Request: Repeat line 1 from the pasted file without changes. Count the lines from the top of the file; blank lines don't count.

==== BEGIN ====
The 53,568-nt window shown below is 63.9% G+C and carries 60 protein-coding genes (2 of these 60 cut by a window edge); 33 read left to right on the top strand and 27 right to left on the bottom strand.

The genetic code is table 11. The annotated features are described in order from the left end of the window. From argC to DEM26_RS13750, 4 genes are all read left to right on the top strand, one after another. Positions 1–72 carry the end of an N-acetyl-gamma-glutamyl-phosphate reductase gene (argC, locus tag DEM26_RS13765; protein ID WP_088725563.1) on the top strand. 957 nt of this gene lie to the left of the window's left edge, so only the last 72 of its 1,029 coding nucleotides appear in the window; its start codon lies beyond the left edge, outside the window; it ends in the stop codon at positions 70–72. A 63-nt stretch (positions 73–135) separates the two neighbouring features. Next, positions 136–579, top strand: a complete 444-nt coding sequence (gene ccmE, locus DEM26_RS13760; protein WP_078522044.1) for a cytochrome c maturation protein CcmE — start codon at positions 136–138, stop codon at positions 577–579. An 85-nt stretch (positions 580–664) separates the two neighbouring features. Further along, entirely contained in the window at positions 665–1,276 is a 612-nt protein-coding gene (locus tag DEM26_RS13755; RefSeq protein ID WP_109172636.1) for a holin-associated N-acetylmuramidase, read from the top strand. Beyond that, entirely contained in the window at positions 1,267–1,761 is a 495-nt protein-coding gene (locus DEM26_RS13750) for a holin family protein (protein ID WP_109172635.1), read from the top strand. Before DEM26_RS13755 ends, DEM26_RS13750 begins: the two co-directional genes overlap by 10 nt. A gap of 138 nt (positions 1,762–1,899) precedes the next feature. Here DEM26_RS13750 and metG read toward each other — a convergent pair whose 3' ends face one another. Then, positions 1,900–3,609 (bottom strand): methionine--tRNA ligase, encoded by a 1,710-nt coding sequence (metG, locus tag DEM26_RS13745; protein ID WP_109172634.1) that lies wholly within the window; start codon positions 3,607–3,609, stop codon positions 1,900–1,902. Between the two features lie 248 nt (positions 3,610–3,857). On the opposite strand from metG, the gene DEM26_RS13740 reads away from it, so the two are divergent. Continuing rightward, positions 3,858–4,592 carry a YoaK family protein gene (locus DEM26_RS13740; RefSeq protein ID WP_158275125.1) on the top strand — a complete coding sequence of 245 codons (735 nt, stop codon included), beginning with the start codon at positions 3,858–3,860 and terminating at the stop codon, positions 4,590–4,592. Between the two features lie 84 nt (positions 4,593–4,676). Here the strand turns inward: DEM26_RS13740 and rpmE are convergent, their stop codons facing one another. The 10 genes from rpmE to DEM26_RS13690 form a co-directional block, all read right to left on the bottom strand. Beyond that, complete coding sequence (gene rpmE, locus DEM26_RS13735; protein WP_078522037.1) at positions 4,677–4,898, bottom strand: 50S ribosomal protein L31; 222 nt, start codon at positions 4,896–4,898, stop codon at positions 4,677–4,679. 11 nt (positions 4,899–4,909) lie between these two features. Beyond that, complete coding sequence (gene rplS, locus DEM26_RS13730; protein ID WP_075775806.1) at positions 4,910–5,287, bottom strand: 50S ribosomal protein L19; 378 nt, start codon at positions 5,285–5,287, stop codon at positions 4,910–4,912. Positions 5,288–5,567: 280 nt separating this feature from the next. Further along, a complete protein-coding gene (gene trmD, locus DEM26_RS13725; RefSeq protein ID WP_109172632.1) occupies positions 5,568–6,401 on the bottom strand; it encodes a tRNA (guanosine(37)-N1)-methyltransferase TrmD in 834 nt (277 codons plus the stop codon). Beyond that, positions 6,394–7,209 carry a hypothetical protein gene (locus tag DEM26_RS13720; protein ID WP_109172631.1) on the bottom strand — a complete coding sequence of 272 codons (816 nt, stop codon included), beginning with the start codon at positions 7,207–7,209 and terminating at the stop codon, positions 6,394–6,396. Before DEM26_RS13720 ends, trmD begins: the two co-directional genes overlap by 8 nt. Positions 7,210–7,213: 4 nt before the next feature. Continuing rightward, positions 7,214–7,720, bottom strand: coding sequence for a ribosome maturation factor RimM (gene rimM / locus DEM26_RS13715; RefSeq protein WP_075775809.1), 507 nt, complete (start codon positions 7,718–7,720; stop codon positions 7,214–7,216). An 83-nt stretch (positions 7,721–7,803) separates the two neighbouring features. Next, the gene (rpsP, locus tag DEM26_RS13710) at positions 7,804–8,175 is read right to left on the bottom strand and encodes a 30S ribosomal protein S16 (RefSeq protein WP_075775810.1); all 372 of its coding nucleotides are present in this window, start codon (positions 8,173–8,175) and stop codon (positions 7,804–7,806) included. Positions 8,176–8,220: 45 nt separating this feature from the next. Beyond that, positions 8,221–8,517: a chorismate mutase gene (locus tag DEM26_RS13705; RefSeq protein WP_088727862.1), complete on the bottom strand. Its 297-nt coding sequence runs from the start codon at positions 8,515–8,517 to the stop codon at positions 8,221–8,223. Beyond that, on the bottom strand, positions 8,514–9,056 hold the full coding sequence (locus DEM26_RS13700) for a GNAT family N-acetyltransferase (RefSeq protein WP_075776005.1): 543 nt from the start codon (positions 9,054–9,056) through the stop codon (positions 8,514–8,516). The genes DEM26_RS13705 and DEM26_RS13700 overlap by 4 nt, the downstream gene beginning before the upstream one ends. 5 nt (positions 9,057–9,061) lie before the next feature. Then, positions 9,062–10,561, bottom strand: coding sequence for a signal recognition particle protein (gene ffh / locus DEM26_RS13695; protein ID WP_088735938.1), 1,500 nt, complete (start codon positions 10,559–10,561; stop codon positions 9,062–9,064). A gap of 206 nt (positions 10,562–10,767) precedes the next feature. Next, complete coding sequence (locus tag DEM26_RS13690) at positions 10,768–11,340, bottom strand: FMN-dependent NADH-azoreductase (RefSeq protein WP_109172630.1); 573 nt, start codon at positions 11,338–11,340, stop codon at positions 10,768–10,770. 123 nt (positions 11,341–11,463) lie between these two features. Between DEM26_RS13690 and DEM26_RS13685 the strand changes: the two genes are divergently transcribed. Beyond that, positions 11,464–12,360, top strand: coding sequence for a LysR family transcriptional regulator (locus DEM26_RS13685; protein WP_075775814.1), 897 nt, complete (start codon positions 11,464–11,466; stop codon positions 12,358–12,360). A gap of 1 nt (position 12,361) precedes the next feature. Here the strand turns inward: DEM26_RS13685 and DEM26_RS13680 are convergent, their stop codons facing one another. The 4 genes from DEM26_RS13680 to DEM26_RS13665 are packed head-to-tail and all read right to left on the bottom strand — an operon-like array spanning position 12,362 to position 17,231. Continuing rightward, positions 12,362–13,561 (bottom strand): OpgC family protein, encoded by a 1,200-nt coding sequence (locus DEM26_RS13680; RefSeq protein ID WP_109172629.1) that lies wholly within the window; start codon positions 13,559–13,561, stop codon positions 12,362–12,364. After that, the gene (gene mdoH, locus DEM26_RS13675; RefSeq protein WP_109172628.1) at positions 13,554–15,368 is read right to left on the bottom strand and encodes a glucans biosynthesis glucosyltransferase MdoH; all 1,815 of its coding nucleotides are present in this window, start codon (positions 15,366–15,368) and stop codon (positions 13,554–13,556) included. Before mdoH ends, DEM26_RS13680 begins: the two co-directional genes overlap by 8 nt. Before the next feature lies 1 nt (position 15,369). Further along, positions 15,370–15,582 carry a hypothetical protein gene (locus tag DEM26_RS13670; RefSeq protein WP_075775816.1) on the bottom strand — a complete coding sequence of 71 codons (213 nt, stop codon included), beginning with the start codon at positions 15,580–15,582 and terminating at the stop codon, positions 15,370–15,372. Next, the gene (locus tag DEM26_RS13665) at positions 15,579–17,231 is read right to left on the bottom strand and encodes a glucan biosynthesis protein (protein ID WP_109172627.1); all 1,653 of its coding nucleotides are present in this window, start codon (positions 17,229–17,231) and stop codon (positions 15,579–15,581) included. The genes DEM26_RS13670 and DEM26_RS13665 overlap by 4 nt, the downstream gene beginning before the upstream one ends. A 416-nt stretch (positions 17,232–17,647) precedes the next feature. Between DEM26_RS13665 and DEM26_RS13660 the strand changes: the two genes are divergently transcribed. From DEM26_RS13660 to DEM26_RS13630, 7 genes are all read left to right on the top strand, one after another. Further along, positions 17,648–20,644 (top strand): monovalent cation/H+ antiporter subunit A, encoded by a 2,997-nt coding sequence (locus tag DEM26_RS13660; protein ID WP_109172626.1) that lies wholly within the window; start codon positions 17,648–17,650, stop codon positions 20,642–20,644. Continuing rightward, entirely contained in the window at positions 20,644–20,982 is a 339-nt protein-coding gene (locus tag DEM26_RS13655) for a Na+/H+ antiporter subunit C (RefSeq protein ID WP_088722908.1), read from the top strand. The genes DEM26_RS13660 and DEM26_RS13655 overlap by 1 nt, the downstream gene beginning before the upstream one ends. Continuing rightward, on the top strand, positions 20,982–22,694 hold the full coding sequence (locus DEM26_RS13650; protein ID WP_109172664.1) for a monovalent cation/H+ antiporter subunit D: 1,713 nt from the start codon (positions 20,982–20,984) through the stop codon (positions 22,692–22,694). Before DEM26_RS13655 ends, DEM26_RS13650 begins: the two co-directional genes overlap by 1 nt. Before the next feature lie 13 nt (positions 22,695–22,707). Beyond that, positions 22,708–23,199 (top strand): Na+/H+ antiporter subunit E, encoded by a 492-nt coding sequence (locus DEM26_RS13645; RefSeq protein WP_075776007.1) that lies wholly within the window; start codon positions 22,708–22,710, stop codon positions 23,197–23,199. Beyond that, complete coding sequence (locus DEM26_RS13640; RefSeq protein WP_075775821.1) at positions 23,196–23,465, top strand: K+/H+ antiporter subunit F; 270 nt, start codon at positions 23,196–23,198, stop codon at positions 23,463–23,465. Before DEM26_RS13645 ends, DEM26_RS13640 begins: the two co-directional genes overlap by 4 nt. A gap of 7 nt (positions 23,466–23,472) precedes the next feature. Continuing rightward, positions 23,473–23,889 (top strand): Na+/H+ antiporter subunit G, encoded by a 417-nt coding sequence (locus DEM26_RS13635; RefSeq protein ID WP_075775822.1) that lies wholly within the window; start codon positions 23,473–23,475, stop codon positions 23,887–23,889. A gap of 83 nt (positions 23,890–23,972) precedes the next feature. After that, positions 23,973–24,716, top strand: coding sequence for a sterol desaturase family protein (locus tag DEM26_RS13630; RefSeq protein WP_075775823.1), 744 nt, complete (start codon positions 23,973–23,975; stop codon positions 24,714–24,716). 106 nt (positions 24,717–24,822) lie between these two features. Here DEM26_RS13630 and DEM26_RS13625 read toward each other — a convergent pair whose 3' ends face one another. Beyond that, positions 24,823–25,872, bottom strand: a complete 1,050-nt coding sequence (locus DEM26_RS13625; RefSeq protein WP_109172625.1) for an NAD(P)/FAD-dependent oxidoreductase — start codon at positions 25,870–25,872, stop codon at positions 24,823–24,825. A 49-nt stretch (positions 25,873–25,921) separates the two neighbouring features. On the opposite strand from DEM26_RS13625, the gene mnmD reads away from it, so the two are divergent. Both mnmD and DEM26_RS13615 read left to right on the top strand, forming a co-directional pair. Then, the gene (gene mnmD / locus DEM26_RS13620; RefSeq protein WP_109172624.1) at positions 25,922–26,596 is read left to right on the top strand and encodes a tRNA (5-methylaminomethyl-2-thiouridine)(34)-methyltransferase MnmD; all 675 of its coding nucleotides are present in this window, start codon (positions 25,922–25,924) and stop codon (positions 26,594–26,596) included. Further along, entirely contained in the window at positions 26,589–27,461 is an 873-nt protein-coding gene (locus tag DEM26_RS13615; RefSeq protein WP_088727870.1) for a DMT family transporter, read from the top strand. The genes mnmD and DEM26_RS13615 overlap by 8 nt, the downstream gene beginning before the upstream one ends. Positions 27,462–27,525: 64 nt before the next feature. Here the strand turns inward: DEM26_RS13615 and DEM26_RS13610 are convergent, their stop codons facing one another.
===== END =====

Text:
The 53,568-nt window shown below is 63.9% G+C and carries 60 protein-coding genes (2 of these 60 cut by a window edge); 33 read left to right on the top strand and 27 right to left on the bottom strand.